US Prepares to Test Ultimate Laser

A California facility which opens today hopes to create conditions similar to those found in a star, using the world’s most powerful laser beam. But despite the possible ecological benefits, there are claims the project has only received ongoing funding because of its military potential.

The National Ignition Facility, housed at the Livermore National Laboratory, has a purpose that’s considerably more simple to explain than to carry out. Using mirrors to amplify the light, 192 lasers are fired at a container of hydrogen fuel approximately the size of an eraser.

If all goes to plan, the atoms in the hydrogen fuse together. The mass of each fused hydrogen atom is slightly lower than that of the two single atoms which came together and the difference is released as thermonuclear energy. According to the Economist, the power produced at the moment of fusion could reach 500 trillion watts – or 3,000 times the combined electricity use of the world’s population.

Much of the promotion for the project has involved the potential for producing fusion energy, a type of power which, on paper at least, would be relatively sustainable without damaging the environment. There’s not immediate prospect of that being possible, however. It could be years before the setup even achieves the first step, ignition (the point at which the energy produced by the fusion is more then the energy needed to provoke the fusion).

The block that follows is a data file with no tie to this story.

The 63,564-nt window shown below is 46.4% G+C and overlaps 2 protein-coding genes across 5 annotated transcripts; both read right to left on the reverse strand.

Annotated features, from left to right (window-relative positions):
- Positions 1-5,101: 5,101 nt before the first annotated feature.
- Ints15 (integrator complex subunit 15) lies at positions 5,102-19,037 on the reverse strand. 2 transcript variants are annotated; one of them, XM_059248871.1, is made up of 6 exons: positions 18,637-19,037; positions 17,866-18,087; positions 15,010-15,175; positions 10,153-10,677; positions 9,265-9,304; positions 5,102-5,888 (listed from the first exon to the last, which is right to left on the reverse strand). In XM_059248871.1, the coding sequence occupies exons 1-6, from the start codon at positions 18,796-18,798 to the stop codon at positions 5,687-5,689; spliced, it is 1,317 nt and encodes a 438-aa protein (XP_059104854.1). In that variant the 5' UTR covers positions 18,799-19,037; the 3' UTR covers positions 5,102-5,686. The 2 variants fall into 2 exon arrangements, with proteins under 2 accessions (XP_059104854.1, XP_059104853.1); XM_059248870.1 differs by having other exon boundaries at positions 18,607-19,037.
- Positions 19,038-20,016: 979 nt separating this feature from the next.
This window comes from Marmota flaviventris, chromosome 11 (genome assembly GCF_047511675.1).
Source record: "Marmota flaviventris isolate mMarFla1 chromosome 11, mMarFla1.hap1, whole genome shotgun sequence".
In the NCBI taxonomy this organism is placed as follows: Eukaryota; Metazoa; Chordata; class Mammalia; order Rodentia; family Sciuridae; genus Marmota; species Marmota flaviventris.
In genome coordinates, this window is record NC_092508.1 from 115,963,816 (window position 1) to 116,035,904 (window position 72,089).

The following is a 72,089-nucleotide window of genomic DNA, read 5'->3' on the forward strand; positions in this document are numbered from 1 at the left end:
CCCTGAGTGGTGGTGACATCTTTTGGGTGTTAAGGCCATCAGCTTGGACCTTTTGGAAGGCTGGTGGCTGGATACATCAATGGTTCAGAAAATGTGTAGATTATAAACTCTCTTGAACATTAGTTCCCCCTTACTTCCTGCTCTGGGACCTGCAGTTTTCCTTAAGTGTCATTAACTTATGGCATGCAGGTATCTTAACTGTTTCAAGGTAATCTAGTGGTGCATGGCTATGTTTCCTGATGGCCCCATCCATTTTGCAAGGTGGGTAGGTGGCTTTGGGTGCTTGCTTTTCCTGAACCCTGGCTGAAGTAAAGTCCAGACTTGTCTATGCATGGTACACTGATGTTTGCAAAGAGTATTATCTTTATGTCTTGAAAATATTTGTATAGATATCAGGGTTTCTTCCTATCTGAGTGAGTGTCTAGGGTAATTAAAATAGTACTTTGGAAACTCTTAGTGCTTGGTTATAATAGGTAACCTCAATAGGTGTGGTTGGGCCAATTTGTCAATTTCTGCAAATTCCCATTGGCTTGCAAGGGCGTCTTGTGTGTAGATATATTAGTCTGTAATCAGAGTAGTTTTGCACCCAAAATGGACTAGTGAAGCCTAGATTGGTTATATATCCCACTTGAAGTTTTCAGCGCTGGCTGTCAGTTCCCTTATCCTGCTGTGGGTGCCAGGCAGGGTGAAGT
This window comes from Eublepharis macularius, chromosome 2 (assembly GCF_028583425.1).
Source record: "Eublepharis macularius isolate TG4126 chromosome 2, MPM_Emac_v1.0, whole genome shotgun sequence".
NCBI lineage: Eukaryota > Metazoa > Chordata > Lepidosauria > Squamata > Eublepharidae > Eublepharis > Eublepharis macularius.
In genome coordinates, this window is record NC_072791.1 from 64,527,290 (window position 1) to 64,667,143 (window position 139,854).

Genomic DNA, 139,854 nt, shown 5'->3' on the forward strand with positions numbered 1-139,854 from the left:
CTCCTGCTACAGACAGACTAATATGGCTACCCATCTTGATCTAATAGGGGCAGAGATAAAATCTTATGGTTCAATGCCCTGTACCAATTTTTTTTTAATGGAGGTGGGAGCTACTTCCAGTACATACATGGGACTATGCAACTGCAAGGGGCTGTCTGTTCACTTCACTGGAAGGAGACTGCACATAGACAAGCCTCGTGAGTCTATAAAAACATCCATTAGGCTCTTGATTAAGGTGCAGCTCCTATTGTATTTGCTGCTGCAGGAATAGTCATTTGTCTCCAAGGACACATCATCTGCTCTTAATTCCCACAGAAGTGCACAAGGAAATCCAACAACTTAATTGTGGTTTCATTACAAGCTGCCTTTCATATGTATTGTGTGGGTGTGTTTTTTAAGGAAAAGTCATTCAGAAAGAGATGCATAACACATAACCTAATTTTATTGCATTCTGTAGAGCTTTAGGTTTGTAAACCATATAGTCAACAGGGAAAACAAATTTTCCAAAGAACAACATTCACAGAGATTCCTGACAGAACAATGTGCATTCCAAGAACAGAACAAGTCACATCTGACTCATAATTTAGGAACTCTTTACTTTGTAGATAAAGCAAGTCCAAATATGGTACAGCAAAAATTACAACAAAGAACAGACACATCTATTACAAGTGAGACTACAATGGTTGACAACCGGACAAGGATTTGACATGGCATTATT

There are also astrophysics uses for the project. Scientists will be able to replace the hydrogen with the different materials thought to make up particular stars or planets and then see what actually happens when they explode.

However, the main use of the $4 billion venture is for nuclear testing. At the moment, full-blown testing of nuclear weapons is outlawed by an international agreement and the US relies on either partial test or computer simulations. The National Ignition Facility would allow genuine practical testing of different weapon set-ups – though on such a tiny scale that it wouldn’t violate the test ban or cause the damage that results from testing a full-sized weapon.

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